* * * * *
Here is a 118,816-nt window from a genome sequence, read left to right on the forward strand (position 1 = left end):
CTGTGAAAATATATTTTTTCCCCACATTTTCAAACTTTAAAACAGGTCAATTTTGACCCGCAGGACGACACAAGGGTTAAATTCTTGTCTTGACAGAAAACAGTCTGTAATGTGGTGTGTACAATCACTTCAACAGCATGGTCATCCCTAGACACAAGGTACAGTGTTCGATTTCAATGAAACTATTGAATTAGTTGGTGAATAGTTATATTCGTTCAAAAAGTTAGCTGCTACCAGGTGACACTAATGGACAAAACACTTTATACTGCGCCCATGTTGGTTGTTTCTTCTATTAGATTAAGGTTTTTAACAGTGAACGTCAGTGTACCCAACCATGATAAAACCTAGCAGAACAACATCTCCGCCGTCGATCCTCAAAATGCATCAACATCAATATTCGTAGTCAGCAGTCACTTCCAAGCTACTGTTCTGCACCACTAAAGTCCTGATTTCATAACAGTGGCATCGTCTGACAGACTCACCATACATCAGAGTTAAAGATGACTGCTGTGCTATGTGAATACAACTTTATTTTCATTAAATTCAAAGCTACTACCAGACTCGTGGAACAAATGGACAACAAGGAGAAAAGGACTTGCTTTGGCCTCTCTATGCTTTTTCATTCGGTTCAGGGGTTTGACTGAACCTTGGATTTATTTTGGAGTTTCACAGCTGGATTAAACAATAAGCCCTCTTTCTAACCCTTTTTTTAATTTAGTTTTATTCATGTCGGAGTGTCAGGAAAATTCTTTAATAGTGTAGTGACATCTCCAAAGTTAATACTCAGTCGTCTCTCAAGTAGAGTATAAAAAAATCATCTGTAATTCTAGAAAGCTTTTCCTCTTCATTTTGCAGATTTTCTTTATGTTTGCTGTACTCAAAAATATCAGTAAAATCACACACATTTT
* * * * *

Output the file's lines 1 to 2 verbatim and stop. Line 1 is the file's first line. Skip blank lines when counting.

Here is a 118,816-nt window from a genome sequence, read left to right on the forward strand (position 1 = left end):
CTGTGAAAATATATTTTTTCCCCACATTTTCAAACTTTAAAACAGGTCAATTTTGACCCGCAGGACGACACAAGGGTTAAATTCTTGTCTTGACAGAAAACAGTCTGTAATGTGGTGTGTACAATCACTTCAACAGCATGGTCATCCCTAGACACAAGGTACAGTGTTCGATTTCAATGAAACTATTGAATTAGTTGGTGAATAGTTATATTCGTTCAAAAAGTTAGCTGCTACCAGGTGACACTAATGGACAAAACACTTTATACTGCGCCCATGTTGGTTGTTTCTTCTATTAGATTAAGGTTTTTAACAGTGAACGTCAGTGTACCCAACCATGATAAAACCTAGCAGAACAACATCTCCGCCGTCGATCCTCAAAATGCATCAACATCAATATTCGTAGTCAGCAGTCACTTCCAAGCTACTGTTCTGCACCACTAAAGTCCTGATTTCATAACAGTGGCATCGTCTGACAGACTCACCATACATCAGAGTTAAAGATGACTGCTGTGCTATGTGAATACAACTTTATTTTCATTAAATTCAAAGCTACTACCAGACTCGTGGAACAAATGGACAACAAGGAGAAAAGGACTTGCTTTGGCCTCTCTATGCTTTTTCATTCGGTTCAGGGGTTTGACTGAACCTTGGATTTATTTTGGAGTTTCACAGCTGGATTAAACAATAAGCCCTCTTTCTAACCCTTTTTTTAATTTAGTTTTATTCATGTCGGAGTGTCAGGAAAATTCTTTAATAGTGTAGTGACATCTCCAAAGTTAATACTCAGTCGTCTCTCAAGTAGAGTATAAAAAAATCATCTGTAATTCTAGAAAGCTTTTCCTCTTCATTTTGCAGATTTTCTTTATGTTTGCTGTACTCAAAAATATCAGTAAAATCACACACATTTT